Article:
More capacity increases are expected for the rest of this month, increasing up to around 1,300 MMcf/d, according to Genscape. These reductions have been in place due to safety testing undertaken by Westcoast following the explosion that occurred last October.
“The fact that this increase in operating capacity has started to occur as expected (or even slightly earlier than expected) has been functioning as a signal that the Pacific Northwest’s gas supply this fall and winter will be less constrained,” Bernardi said.
The easing fears of inadequate supply were seen through the curve, but most significantly in the winter strip. Northwest Sumas September prices fell 11 cents from Aug. 16-21 to reach $1.738, while the balance of summer was down 13 cents to $1.75. The winter, meanwhile, plunged 23 cents to $1.56.
Downstream, inventory at Northwest Pipeline’s Jackson Prairie storage facility is still above five-year highs, but only barely, according to Genscape. Its inventory has come in consistently above the five-year maximum every day since mid-March, exceeding the previous maximum by as much as 7.4 Bcf (146% of maximum). Current inventories sat around 1.5 Bcf above the five-year, at 21.3 Bcf versus 19.8 Bcf, Bernardi said.
Meanwhile, the Alberta government on Tuesday announced a one-year extension of mandatory oil production cuts to prop up prices through 2020 and counter prolonged pipeline project delays.
Over the past year, the province has produced an average of about 10.2 Bcf/d, according to Genscape. The firm’s production forecast predicts production will decline slightly through the next 18 months, but once again resume growing in 2022 and beyond.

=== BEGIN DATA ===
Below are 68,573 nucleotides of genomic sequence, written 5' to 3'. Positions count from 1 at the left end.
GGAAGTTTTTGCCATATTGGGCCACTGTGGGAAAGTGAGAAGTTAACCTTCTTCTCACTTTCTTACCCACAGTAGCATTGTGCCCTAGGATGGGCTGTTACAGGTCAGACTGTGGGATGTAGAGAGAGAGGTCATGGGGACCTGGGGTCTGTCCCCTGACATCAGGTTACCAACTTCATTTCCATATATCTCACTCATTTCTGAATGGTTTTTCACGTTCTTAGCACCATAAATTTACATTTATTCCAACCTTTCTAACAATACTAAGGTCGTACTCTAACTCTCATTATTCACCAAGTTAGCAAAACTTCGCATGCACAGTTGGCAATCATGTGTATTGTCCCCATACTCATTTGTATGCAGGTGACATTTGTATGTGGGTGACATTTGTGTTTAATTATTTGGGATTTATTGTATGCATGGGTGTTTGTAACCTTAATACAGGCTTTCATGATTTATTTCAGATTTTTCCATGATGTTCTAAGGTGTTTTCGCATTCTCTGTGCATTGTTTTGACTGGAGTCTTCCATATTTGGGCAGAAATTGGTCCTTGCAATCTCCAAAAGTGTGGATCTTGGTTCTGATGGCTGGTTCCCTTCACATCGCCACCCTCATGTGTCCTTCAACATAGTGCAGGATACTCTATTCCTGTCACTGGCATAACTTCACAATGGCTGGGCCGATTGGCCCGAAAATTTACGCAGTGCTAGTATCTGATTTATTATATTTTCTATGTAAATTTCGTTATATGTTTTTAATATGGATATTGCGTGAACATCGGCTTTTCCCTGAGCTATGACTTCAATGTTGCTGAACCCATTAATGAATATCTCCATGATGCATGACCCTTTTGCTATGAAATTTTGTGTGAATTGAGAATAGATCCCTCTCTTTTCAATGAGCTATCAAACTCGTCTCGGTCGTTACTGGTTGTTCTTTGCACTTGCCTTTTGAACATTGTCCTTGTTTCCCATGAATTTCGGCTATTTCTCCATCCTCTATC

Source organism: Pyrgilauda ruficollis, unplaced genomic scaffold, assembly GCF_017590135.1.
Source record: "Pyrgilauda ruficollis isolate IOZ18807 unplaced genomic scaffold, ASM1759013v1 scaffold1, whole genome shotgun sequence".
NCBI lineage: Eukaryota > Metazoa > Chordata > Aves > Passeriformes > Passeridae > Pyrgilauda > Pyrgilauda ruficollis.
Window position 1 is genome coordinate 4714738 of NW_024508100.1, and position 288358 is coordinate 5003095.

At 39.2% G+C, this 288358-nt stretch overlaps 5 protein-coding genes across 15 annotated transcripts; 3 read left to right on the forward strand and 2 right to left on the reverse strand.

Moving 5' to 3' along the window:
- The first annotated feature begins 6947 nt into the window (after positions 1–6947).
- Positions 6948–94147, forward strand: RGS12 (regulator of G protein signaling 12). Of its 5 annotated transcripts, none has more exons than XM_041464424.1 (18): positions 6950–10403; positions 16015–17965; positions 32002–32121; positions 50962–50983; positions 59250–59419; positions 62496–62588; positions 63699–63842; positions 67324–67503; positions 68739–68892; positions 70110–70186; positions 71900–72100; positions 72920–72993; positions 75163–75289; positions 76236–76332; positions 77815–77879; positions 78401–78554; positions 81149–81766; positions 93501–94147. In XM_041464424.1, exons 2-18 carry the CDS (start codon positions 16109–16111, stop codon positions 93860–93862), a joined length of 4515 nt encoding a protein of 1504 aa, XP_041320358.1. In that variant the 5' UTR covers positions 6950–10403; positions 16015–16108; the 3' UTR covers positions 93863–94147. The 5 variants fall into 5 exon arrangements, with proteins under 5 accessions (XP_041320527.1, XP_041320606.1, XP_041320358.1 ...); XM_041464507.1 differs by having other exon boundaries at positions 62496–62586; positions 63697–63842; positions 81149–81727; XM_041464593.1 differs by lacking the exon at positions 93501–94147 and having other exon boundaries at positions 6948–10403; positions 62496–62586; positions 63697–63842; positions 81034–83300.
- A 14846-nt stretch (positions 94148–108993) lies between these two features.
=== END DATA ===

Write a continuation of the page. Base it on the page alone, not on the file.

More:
“While the province puts out over 10 Bcf/d, provincial demand generally averages around 5.6 Bcf/d. The delta gets injected into storage and exported to neighboring provinces and the United States,” Genscape senior natural gas analyst Rick Margolin said.
Over the years, however, clearing the surplus has become increasingly difficult due to competition with U.S. production for eastern Canadian and U.S. demand. This summer, the challenges have been even greater due to intra-provincial pipeline maintenance restricting the flow of production to intra-provincial storage fields and provincial border export points.
Many producers drove the request for mandatory cuts by asking the province to oversee compliance and help broker an arrangement with the province’s main pipeline operator, TC Energy Corp.
For now, Western Canadian forward prices don’t reflect any potential cuts to production. NOVA/AECO C forward prices behaved much like those across the United, with the September contract slipping 6 cents from Aug. 16-21 to reach $1.02, the balance of summer falling 8 cents to $1.13 and the winter strip dropping 6 cents to $1.51, according to Forward Look.